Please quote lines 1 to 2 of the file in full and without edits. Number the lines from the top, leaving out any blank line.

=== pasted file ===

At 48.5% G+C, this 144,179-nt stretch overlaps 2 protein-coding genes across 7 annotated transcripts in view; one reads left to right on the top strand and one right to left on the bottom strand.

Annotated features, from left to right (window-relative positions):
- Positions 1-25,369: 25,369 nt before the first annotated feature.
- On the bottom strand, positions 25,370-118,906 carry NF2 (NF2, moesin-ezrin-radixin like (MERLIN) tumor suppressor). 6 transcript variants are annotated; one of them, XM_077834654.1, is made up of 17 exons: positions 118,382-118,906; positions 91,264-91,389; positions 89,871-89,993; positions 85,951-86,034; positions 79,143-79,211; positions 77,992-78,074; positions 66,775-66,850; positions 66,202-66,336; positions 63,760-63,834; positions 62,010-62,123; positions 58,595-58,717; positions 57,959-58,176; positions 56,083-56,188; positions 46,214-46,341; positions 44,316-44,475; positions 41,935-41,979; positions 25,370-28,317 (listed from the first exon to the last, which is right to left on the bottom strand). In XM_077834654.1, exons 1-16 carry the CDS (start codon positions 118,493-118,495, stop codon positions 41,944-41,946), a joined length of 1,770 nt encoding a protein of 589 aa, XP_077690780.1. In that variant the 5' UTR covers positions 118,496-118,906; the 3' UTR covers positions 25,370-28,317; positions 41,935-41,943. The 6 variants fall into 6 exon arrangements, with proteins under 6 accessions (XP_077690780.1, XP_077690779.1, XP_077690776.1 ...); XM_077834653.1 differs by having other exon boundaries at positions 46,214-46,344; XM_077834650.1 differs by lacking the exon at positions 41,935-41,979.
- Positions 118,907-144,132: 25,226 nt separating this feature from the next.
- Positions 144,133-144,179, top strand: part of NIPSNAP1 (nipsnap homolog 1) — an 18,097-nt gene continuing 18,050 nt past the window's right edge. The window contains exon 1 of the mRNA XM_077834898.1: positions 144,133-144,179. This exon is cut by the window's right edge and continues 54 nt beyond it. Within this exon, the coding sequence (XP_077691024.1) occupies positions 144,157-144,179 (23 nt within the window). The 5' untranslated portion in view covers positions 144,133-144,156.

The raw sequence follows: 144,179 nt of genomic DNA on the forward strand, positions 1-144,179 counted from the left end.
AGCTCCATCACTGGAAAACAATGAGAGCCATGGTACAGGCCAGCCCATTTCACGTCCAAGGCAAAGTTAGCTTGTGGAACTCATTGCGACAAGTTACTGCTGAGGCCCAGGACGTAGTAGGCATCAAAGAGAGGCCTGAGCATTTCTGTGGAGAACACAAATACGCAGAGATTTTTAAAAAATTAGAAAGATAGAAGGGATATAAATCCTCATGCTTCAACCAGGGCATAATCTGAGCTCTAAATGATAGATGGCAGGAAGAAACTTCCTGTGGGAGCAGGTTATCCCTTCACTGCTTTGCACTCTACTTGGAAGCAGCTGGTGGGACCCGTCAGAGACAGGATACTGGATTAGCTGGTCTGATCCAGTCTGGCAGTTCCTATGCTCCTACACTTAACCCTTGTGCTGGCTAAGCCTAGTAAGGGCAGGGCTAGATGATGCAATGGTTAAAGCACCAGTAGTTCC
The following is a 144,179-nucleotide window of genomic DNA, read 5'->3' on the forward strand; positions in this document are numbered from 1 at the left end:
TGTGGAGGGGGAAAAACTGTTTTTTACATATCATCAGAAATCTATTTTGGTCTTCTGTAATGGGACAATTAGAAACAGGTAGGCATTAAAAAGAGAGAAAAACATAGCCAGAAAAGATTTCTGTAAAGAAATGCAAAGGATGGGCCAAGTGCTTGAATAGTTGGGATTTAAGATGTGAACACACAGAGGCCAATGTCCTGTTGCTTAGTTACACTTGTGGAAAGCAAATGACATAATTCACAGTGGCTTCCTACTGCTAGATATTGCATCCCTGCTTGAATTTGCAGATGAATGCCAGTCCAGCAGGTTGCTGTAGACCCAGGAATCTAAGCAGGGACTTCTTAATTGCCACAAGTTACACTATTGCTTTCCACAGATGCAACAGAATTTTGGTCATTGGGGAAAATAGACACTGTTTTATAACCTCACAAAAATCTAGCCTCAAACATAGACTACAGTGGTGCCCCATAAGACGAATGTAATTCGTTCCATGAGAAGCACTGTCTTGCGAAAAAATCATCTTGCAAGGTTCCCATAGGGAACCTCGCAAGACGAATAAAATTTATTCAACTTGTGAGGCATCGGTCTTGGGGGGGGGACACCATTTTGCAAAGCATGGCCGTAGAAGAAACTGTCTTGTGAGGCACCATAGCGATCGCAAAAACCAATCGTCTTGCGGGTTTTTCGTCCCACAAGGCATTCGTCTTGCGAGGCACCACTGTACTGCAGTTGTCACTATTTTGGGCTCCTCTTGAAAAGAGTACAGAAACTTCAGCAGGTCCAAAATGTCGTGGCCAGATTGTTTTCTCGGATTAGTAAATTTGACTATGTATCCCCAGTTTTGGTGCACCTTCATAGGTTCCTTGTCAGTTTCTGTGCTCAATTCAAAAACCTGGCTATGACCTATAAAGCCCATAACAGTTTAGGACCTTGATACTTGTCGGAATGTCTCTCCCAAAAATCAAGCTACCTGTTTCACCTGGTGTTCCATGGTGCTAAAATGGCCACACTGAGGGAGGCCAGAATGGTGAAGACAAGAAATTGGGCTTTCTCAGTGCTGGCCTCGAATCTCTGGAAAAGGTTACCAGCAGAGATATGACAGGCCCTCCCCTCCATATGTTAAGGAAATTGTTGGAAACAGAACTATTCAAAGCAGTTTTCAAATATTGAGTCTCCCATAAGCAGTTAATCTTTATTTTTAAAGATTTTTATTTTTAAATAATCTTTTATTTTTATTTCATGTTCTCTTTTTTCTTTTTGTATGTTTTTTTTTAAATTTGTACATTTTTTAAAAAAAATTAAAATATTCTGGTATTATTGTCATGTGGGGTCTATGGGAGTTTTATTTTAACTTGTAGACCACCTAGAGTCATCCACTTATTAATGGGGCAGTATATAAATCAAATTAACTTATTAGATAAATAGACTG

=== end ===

At 48.5% G+C, this 144,179-nt stretch overlaps 2 protein-coding genes across 7 annotated transcripts in view; one reads left to right on the top strand and one right to left on the bottom strand.

Annotated features, from left to right (window-relative positions):